Richmond Heights votes to open its doors to the medical marijuana industry

RICHMOND HEIGHTS, Ohio — The city has turned on the welcome sign for the medical marijuana industry.

At its meeting Tuesday evening, City Council unanimously voted to repeal a previous moratorium the city placed last year on the growing, processing and dispensing of medical marijuana in Richmond Heights. It is action that several local cities took in the aftermath of the state legislature voting to make medical marijuana use legal in June, 2016.

The law took effect in September and laws defining various aspects of it have begun to take shape.

Before its regular meeting Tuesday, a council Committee-of-the-Whole meeting was held to discuss the issue. Present was State Sen. Kenny Yuko, D-25, of Richmond Heights, who fought on the state level for the passage of medical marijuana use.

Yuko and Law Director Todd Hunt spoke of the the growing competition among local communities seeking additional revenues by seeking to attract the medical marijuana industry.

City Council members were told that cities that have been open to the idea and who not had passed a moratorium on medical marijuana business, are now getting offers from those wishing to do business in their cities.

“By repealing our moratorium, we  are saying we’re in support of manufacturing and distributing and processing medical marijuana,” said Councilman Donald O’Toole.

Applications statewide for those seeking to cultivate and process medical marijuana are due in May.

Yuko told council of how the city of Eastlake has been aggressively seeking businesses associated with medical marijuana, making available city-owned property for such use, in order to meet its financial needs.

A featured speaker at the committee meeting was lawyer Susan Bungard of the firm Walter, Haverfield, an expert on the topic of medical marijuana.

“I think this will be wonderful financially for cities,” Bungard said.

Bungard told council members that the state is now proposing 24 sites across Ohio, up from the original 18, where marijuana can be cultivated. The largest permitted growing areas will measure 50,000 square feet, and the smallest, 3,000 square feet. All growing areas must be indoors for security purposes.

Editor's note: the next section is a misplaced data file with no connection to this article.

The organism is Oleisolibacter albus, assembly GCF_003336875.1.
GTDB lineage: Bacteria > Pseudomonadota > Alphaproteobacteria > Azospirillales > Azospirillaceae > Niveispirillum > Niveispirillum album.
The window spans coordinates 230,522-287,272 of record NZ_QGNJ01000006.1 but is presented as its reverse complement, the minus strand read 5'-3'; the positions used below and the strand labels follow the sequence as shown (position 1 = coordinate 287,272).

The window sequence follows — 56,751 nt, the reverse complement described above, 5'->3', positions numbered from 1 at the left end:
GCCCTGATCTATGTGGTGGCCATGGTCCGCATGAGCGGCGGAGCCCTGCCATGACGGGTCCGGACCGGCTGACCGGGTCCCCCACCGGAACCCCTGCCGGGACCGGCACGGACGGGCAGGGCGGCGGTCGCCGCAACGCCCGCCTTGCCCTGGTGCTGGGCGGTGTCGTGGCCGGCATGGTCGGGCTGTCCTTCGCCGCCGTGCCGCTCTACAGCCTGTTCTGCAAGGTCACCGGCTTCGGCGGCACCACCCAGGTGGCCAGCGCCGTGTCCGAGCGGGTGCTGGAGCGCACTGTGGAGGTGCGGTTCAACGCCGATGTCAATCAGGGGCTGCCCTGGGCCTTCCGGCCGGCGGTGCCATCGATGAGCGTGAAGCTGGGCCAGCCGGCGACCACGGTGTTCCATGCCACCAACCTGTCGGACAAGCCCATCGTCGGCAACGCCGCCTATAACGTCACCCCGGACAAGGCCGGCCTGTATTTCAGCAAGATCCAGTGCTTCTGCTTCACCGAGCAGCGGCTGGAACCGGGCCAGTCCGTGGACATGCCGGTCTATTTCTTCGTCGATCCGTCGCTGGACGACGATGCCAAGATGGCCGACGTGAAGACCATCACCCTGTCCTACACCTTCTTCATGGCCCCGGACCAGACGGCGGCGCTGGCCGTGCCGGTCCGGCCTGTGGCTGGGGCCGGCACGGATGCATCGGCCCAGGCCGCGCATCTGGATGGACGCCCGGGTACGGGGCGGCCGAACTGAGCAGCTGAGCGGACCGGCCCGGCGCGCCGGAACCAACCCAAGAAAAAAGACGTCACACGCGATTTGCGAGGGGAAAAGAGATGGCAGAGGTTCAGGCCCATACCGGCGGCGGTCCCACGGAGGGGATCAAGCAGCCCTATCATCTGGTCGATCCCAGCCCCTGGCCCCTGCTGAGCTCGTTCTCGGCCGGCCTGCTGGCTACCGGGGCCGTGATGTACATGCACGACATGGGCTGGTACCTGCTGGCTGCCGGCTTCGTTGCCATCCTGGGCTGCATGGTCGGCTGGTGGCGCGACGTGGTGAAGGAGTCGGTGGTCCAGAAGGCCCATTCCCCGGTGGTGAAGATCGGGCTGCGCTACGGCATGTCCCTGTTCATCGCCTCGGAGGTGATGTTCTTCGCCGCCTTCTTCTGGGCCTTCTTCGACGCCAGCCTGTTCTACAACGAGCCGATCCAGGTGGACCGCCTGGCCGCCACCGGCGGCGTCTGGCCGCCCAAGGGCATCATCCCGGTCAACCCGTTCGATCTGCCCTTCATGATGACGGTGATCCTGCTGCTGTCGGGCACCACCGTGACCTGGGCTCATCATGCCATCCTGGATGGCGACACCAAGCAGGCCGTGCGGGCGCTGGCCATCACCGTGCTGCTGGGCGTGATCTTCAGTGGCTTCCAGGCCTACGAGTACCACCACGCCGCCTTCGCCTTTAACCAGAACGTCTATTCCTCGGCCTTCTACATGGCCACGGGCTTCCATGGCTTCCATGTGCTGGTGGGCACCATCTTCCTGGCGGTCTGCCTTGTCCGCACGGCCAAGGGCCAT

Doctors, she said, will be able to “recommend” marijuana use, in edible, patch and vaporized forms, but will not be permitted to prescribe it. Those who are recommended by a doctor will be able to get up to a 90-day supply.

“There are only 24 diagnoses now that would qualify for recommendation,” Bungard said. “One of those conditions is chronic pain.”

Chronic pain, she noted, can cover several maladies. More diagnoses can be added as time goes on.

“I’m very much for it,” Councilman Jeremy Kumin said of the city getting into the competition for medical marijuana dollars. “I would like to see it anywhere in our city.

“We’re a city seeking an identity and revenue,” he said. “And, when recreational use is eventually approved, hopefully we’ll have a leg up on that.”

While Bungard said the state is making sure every step in the growth and selling of medical marijuana is meticulously regulated, there has yet to be an announcement as to the number of dispensaries to be permitted in the state.

Hunt noted that dispensaries would allow a city to make income tax dollars on its employees, but that sales taxes would largely go to the county.

“The real money is in cultivation and production,” Kumin said.

Kumin recently undertook a study in which he surveyed mayors in from two cities each in New Jersey, Maine and Oregon where medical marijuana is permitted.

“I asked all the mayors if they would do it again (allow medical marijuana production and sales in their cities) and they all said yes,” Kumin said. “They haven’t had any problems with it at all.”

Kumin is also hoping that having resident Yuko on board may also help Richmond Heights.

Hunt said those selling medical marijuana must have their own store and cannot sell it as part of another store, such as a Walgreen’s. Medical marijuana could be sold anywhere within Richmond Heights, except properties zoned for office/industrial use, unless a zoning change were made.

O’Toole said he would be willing to make that zoning change in order to allow sales in office/industrial areas.

Further, O’Toole said he wouldn’t mind if parts of the struggling Richmond Town Square mall was converted into a cultivation/processing site.

“I wouldn’t mind if someone wanted to make (the former) Macy’s building, all 160,000 square feet, into the largest cultivation/production site in the state.”

Yuko lamented the fact that the federal government still lists marijuana as an illegal drug. Because of that fact, federal services, such as the U.S. Postal Service, cannot be used to ship medical marijuana. Further, those handling and shipping the substance and the money taken in from it, cannot possess guns for security purposes.

“Doctors, nurses and other medical professionals give us a vote of confidence that we’re on the right track,” Yuko said of opinions about medical marijuana use. “By 2018, it might be that every state in the country will be on board with medical marijuana. I don’t know how the federal government can continue to deny this.”

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